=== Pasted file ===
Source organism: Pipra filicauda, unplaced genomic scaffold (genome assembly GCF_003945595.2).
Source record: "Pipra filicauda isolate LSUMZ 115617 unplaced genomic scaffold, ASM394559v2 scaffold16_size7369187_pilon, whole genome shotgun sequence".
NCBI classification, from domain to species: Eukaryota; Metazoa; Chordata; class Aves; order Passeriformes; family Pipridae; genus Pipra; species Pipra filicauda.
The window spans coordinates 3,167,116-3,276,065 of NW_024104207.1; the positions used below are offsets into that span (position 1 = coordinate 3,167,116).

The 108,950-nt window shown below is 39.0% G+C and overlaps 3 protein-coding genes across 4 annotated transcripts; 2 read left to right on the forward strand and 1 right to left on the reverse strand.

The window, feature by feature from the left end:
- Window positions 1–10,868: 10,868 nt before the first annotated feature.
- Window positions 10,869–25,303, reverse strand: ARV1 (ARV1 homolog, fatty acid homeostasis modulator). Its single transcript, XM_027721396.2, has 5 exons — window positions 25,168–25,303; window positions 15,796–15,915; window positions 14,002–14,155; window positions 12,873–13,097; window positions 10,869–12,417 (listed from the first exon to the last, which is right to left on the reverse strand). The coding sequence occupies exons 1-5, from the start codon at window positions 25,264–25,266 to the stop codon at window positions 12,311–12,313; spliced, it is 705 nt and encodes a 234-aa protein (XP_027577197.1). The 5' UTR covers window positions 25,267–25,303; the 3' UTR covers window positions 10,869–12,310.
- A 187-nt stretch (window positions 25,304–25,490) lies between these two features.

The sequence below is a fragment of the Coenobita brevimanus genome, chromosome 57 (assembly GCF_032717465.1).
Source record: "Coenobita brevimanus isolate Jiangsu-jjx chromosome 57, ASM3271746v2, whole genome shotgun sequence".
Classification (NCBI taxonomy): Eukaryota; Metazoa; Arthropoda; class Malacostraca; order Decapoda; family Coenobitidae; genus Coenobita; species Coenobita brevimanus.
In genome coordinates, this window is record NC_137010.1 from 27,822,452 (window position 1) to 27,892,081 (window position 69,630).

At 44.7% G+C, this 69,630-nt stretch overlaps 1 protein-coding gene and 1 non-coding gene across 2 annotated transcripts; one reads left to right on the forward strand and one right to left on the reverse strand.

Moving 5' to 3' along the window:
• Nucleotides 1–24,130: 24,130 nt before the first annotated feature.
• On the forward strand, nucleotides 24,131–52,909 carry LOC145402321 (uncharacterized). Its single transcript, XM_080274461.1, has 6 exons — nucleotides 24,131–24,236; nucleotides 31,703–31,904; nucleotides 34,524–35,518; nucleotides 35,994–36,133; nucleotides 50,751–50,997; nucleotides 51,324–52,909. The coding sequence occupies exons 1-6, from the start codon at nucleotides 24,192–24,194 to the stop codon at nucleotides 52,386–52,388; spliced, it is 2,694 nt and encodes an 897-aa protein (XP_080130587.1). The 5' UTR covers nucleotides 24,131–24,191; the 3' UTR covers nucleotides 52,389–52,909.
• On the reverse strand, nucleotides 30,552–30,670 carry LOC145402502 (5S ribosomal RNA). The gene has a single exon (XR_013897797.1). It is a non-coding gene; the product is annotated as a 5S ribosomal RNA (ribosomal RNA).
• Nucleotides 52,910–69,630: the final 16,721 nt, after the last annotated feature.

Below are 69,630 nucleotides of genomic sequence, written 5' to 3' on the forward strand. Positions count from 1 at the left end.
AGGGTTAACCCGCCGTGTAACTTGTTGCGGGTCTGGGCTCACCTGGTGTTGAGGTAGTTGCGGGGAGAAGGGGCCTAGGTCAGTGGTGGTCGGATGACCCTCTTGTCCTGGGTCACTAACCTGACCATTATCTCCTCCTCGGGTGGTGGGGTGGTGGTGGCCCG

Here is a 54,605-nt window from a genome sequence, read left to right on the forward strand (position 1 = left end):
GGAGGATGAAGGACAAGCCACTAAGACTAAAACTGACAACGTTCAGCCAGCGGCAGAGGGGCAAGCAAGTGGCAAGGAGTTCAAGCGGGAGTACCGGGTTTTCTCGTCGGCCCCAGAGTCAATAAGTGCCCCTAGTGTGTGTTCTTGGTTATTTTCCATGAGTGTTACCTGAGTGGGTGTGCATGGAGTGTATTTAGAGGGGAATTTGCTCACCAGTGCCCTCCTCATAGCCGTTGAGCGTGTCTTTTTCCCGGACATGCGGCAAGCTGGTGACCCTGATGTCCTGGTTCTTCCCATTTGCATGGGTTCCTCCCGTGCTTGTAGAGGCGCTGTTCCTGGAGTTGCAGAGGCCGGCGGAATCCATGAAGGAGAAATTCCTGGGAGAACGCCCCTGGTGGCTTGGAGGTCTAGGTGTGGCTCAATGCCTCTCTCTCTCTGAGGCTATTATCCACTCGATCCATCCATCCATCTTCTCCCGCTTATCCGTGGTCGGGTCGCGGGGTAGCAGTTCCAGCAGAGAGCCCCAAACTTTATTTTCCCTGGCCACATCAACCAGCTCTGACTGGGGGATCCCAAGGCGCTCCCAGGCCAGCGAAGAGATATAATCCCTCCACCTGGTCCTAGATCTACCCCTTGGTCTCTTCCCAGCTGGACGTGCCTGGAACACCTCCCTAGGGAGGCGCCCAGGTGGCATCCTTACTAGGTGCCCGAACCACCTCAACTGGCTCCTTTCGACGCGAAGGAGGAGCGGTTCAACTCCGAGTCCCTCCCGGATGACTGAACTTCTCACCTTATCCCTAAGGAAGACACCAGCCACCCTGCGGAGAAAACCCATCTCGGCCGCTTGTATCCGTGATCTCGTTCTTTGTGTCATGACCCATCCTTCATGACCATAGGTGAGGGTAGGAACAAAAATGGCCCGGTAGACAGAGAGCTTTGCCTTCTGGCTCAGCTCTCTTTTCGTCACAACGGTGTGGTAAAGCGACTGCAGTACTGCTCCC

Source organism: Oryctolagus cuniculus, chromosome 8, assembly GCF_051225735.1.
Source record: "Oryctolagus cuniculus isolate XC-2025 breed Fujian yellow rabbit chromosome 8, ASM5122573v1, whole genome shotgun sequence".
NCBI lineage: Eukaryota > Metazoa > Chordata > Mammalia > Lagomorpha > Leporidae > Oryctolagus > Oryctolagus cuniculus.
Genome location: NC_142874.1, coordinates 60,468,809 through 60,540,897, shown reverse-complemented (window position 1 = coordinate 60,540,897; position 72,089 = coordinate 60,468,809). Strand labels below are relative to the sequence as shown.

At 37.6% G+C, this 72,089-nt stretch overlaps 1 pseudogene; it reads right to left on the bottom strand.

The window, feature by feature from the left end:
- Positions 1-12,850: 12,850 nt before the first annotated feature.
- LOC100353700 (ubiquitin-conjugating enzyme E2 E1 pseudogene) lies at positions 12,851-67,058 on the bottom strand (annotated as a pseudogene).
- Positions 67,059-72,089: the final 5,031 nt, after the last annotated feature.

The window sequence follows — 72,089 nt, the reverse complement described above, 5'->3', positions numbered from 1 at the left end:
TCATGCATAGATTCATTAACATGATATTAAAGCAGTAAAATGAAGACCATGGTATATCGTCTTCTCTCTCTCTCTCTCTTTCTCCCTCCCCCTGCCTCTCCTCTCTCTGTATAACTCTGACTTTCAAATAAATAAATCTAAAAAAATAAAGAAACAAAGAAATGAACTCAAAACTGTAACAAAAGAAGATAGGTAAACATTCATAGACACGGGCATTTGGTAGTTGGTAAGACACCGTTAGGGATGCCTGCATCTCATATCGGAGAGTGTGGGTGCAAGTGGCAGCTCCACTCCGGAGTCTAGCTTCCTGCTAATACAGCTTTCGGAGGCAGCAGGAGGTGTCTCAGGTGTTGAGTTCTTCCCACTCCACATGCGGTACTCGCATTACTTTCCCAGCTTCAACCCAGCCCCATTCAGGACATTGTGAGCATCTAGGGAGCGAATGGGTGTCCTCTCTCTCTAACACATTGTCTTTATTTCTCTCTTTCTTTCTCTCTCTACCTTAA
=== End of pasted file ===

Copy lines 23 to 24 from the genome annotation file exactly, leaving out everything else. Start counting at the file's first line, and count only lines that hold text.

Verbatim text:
GGAGGATGAAGGACAAGCCACTAAGACTAAAACTGACAACGTTCAGCCAGCGGCAGAGGGGCAAGCAAGTGGCAAGGAGTTCAAGCGGGAGTACCGGGTTTTCTCGTCGGCCCCAGAGTCAATAAGTGCCCCTAGTGTGTGTTCTTGGTTATTTTCCATGAGTGTTACCTGAGTGGGTGTGCATGGAGTGTATTTAGAGGGGAATTTGCTCACCAGTGCCCTCCTCATAGCCGTTGAGCGTGTCTTTTTCCCGGACATGCGGCAAGCTGGTGACCCTGATGTCCTGGTTCTTCCCATTTGCATGGGTTCCTCCCGTGCTTGTAGAGGCGCTGTTCCTGGAGTTGCAGAGGCCGGCGGAATCCATGAAGGAGAAATTCCTGGGAGAACGCCCCTGGTGGCTTGGAGGTCTAGGTGTGGCTCAATGCCTCTCTCTCTCTGAGGCTATTATCCACTCGATCCATCCATCCATCTTCTCCCGCTTATCCGTGGTCGGGTCGCGGGGTAGCAGTTCCAGCAGAGAGCCCCAAACTTTATTTTCCCTGGCCACATCAACCAGCTCTGACTGGGGGATCCCAAGGCGCTCCCAGGCCAGCGAAGAGATATAATCCCTCCACCTGGTCCTAGATCTACCCCTTGGTCTCTTCCCAGCTGGACGTGCCTGGAACACCTCCCTAGGGAGGCGCCCAGGTGGCATCCTTACTAGGTGCCCGAACCACCTCAACTGGCTCCTTTCGACGCGAAGGAGGAGCGGTTCAACTCCGAGTCCCTCCCGGATGACTGAACTTCTCACCTTATCCCTAAGGAAGACACCAGCCACCCTGCGGAGAAAACCCATCTCGGCCGCTTGTATCCGTGATCTCGTTCTTTGTGTCATGACCCATCCTTCATGACCATAGGTGAGGGTAGGAACAAAAATGGCCCGGTAGACAGAGAGCTTTGCCTTCTGGCTCAGCTCTCTTTTCGTCACAACGGTGTGGTAAAGCGACTGCAGTACTGCTCCC

Source organism: Oryctolagus cuniculus, chromosome 8, assembly GCF_051225735.1.